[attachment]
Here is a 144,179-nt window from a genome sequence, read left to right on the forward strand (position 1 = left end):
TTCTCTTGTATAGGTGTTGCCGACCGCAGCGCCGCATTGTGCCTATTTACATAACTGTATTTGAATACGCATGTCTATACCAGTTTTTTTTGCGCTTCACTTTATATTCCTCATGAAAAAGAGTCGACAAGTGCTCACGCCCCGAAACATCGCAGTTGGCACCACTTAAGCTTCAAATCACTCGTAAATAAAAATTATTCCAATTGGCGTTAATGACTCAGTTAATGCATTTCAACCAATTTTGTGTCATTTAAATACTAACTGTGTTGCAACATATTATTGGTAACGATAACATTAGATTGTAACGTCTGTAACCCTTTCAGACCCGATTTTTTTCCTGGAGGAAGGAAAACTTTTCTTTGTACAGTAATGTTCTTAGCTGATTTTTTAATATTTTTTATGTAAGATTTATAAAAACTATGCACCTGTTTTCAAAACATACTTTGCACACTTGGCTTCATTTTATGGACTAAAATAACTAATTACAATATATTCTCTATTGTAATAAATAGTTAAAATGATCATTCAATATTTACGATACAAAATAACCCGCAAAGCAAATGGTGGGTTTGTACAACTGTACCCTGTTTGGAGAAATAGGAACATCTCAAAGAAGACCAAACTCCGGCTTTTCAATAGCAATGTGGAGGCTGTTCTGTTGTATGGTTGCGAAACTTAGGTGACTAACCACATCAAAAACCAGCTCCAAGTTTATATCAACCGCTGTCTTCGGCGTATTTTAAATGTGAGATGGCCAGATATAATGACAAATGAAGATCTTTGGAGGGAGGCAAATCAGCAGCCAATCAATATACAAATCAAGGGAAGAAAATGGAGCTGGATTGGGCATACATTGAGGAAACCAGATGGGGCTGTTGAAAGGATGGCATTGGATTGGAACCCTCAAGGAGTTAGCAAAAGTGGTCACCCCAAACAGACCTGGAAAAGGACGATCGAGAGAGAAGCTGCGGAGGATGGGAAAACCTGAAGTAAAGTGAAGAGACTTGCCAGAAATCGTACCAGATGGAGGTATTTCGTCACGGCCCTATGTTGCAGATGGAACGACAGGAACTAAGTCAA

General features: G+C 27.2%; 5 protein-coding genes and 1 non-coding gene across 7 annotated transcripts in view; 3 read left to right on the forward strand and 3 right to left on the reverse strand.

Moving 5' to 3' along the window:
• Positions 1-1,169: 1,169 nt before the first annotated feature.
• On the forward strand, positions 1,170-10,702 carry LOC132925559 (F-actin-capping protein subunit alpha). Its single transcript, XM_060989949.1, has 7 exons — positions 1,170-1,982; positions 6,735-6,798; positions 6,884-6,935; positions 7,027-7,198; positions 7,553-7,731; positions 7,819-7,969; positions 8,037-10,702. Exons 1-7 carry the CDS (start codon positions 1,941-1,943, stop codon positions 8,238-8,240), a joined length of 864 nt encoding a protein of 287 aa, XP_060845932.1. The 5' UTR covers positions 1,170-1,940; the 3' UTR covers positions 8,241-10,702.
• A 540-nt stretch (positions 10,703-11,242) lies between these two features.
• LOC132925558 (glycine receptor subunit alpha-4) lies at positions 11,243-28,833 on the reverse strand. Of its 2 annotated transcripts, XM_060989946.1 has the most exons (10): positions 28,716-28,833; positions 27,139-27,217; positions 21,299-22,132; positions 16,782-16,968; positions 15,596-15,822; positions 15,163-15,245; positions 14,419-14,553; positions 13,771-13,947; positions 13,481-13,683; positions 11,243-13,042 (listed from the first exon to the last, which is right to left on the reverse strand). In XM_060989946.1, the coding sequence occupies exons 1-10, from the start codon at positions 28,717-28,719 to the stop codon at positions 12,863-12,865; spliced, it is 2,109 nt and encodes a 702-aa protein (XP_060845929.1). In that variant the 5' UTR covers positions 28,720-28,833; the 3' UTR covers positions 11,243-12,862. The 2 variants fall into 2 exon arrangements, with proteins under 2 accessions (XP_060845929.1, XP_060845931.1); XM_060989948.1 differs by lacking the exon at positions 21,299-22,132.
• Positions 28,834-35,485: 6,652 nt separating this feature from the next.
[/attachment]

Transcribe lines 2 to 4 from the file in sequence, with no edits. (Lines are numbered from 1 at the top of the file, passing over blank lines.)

TTCTCTTGTATAGGTGTTGCCGACCGCAGCGCCGCATTGTGCCTATTTACATAACTGTATTTGAATACGCATGTCTATACCAGTTTTTTTTGCGCTTCACTTTATATTCCTCATGAAAAAGAGTCGACAAGTGCTCACGCCCCGAAACATCGCAGTTGGCACCACTTAAGCTTCAAATCACTCGTAAATAAAAATTATTCCAATTGGCGTTAATGACTCAGTTAATGCATTTCAACCAATTTTGTGTCATTTAAATACTAACTGTGTTGCAACATATTATTGGTAACGATAACATTAGATTGTAACGTCTGTAACCCTTTCAGACCCGATTTTTTTCCTGGAGGAAGGAAAACTTTTCTTTGTACAGTAATGTTCTTAGCTGATTTTTTAATATTTTTTATGTAAGATTTATAAAAACTATGCACCTGTTTTCAAAACATACTTTGCACACTTGGCTTCATTTTATGGACTAAAATAACTAATTACAATATATTCTCTATTGTAATAAATAGTTAAAATGATCATTCAATATTTACGATACAAAATAACCCGCAAAGCAAATGGTGGGTTTGTACAACTGTACCCTGTTTGGAGAAATAGGAACATCTCAAAGAAGACCAAACTCCGGCTTTTCAATAGCAATGTGGAGGCTGTTCTGTTGTATGGTTGCGAAACTTAGGTGACTAACCACATCAAAAACCAGCTCCAAGTTTATATCAACCGCTGTCTTCGGCGTATTTTAAATGTGAGATGGCCAGATATAATGACAAATGAAGATCTTTGGAGGGAGGCAAATCAGCAGCCAATCAATATACAAATCAAGGGAAGAAAATGGAGCTGGATTGGGCATACATTGAGGAAACCAGATGGGGCTGTTGAAAGGATGGCATTGGATTGGAACCCTCAAGGAGTTAGCAAAAGTGGTCACCCCAAACAGACCTGGAAAAGGACGATCGAGAGAGAAGCTGCGGAGGATGGGAAAACCTGAAGTAAAGTGAAGAGACTTGCCAGAAATCGTACCAGATGGAGGTATTTCGTCACGGCCCTATGTTGCAGATGGAACGACAGGAACTAAGTCAA

General features: G+C 27.2%; 5 protein-coding genes and 1 non-coding gene across 7 annotated transcripts in view; 3 read left to right on the forward strand and 3 right to left on the reverse strand.

Moving 5' to 3' along the window: